|Part of the Peloponnesian War|
|Aetolian tribal forces|
|Commanders and leaders|
|Casualties and losses|
|Severe; 120 of 300 Athenians, unknown for other allies||Relatively few|
The Aetolian campaign, often referred to as "Demosthenes' Aetolian campaign", was a failed Athenian offensive in northwestern Greece during the Archidamian War. In 426 BCE, Demosthenes was dispatched from Athens to the Corinthian Gulf in command of a fleet of 30 ships. Arriving in the northwest, he quickly assembled a coalition force from Athens' allies in the region and besieging the city of Leucas. Before that siege reached a conclusion, however, he was persuaded to abandon it in favor of an attack on the tribal region of Aetolia. Leaving Leucas, he set out towards Aetolia, losing along the way several major contingents from his army, whose leaders were apparently unhappy with his change in strategy.
At first the invasion met with little resistance, and several towns fell easily, but before long an effective Aetolian force was gathered by summoning tribesmen from throughout the region. Demosthenes, meanwhile, having alienated his Acarnanian allies and failed to rendezvous as scheduled with reinforcements from Locris, was critically short of the peltasts (spear throwers) whose range and mobility could prove decisive in the rough terrain of Aetolia. After seizing the town of Aegitium, Demosthenes's army came under heavy attack from high ground and was driven into a retreat that soon became a rout. A great number of his men perished, and any notion of taking Aetolia had to be abandoned. The battle emboldened Sparta's allies in the region, meanwhile, and lasting damage to Athenian interests was avoided only through a tactically brilliant defense of Naupactus and Acarnania (which fully restored Demosthenes' military reputation).
In the summer of 426 BC, Athens, having ended the immediate threat to its security by quashing the Mytilenean revolt in the previous year, took a more aggressive stance than in previous campaigning seasons. A major fleet of 60 ships, commanded by Nicias, was sent to attack first Melos and then Boeotia (resulting in the Battle of Tanagra). Demosthenes and Procles, meanwhile, with a fleet of half that size, were dispatched to round the Peloponnese and operate in the northwest and the Corinthian Gulf. Upon its arrival in the northwestern theatre, this relatively small Athenian force was substantially augmented by the addition of Messenian hoplites from Naupactus, 15 Corcyraean ships, a great number of Acarnanian soldiers, and smaller contingents from a number of Athens' other allies in the region. With this formidable force, Demosthenes fell upon and destroyed a garrison of Leucadian troops, then attacked and blockaded the city of Leucas itself. Leucas was a significant Peloponnesian base in the region, and the Acarnanians enthusiastically advocated besieging and taking the city. Demosthenes, however, chose instead to follow the advice of the Messenians, who wished to attack and subdue the tribal region of Aetolia, which they asserted was threatening Naupactus.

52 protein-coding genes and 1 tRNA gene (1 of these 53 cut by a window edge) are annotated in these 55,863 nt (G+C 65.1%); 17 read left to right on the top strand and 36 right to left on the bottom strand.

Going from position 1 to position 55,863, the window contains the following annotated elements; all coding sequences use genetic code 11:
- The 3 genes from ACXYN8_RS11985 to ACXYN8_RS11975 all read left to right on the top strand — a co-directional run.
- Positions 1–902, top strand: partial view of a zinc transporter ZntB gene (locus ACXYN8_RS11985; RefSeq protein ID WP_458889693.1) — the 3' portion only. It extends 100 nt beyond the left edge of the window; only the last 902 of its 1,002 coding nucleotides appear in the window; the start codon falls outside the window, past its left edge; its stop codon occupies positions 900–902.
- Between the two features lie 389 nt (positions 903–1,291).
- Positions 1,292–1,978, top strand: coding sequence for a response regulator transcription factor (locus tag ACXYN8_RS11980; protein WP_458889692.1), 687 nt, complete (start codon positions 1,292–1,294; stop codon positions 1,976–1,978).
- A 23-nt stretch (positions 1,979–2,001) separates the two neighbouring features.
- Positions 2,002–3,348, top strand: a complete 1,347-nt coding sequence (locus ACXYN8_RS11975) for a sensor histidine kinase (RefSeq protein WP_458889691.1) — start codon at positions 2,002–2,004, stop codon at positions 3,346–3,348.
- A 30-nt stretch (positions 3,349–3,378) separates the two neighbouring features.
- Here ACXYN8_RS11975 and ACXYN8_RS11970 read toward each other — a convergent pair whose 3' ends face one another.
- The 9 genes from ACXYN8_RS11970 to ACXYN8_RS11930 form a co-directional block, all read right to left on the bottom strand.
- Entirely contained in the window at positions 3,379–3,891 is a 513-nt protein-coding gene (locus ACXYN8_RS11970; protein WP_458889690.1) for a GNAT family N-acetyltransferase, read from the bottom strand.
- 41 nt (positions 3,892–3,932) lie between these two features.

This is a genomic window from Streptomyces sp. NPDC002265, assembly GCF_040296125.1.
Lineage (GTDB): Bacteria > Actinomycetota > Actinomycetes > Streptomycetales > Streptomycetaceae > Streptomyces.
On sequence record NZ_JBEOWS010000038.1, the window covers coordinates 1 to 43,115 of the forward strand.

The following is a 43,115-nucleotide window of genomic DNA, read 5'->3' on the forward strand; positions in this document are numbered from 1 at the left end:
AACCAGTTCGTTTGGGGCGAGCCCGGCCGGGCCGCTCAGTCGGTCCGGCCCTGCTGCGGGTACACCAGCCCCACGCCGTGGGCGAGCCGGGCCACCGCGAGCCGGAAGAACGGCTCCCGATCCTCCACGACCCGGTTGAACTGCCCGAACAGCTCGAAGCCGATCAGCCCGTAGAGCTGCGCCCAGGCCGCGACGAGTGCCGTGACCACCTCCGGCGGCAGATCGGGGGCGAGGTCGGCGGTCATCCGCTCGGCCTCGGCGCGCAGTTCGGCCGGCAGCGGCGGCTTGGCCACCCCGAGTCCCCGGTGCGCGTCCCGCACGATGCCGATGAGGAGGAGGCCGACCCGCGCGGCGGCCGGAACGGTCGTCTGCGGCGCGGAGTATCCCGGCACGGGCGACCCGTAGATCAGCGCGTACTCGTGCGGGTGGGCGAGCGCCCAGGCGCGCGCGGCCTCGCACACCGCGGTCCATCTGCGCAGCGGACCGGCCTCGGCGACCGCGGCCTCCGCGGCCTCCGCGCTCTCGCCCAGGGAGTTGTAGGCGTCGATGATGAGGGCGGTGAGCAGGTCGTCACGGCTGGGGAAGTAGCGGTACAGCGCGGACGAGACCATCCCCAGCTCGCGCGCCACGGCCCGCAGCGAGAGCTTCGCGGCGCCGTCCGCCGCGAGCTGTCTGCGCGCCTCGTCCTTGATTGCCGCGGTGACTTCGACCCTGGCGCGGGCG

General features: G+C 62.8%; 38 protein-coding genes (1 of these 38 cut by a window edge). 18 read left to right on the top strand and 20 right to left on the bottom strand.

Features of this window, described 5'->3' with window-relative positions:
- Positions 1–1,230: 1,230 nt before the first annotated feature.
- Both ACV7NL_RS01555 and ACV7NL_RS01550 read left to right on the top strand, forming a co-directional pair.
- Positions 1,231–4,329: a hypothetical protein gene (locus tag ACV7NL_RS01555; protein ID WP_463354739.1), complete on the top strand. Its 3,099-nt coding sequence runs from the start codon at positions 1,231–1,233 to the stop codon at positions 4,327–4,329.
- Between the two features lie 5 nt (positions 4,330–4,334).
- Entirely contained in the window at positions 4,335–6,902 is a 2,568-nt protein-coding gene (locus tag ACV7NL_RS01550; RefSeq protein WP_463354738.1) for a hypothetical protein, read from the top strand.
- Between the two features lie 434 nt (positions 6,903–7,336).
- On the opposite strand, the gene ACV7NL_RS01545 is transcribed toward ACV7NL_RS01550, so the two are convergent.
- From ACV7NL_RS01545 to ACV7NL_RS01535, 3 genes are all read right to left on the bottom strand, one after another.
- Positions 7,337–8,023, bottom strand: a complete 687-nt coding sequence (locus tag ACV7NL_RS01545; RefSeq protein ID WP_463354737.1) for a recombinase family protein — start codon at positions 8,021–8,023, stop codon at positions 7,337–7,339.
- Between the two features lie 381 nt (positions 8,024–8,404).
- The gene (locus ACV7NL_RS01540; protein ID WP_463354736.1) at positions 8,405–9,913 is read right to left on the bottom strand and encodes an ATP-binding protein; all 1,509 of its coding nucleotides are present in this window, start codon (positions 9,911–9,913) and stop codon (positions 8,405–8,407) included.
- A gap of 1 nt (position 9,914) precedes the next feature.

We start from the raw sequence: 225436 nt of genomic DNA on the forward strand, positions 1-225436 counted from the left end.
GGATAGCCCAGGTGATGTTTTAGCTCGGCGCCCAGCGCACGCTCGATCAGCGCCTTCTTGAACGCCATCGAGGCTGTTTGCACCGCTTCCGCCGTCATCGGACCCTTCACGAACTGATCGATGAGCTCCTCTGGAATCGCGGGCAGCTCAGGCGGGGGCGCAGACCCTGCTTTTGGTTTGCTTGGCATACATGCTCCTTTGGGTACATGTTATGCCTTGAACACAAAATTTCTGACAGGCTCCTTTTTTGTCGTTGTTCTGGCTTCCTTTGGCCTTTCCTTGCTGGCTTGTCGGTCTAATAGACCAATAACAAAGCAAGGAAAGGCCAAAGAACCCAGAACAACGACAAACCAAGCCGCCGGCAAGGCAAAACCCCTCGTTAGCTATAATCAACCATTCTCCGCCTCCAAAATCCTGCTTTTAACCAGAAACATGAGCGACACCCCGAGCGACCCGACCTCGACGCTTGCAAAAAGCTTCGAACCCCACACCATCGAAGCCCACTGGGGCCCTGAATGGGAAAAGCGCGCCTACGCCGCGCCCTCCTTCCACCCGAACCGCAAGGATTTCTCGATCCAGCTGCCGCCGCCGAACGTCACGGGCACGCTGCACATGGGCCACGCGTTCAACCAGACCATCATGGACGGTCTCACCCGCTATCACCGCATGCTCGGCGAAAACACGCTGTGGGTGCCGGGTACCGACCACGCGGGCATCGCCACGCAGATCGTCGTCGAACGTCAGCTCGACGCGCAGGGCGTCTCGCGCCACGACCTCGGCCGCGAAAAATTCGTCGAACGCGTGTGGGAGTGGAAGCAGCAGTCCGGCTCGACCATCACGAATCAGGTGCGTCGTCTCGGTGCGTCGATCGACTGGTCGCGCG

Thucydides notes that Demosthenes made this decision partly to please his Messenian allies, but also states that he also wished to, if possible, pass through Aetolia, increase his army on the march by adding to it the men of Phocis, and attack Boeotia from the lightly defended western approach. Furthermore, as Nicias was simultaneously engaging in operations in eastern Boeotia, Demosthenes may have considered the possibility of forcing the Boeotians to fight on two fronts. Accordingly, he pulled up stakes at Leucas and set out for Aetolia. Before he arrived there, however, his force was appreciably diminished by the departure of several major contingents; the Acarnanians, upset that their preferred strategy of taking Leucas had been spurned, returned to their home country, and the Corcyraean ships also departed (apparently out of unwillingness to participate in an operation that offered their city no clear benefits).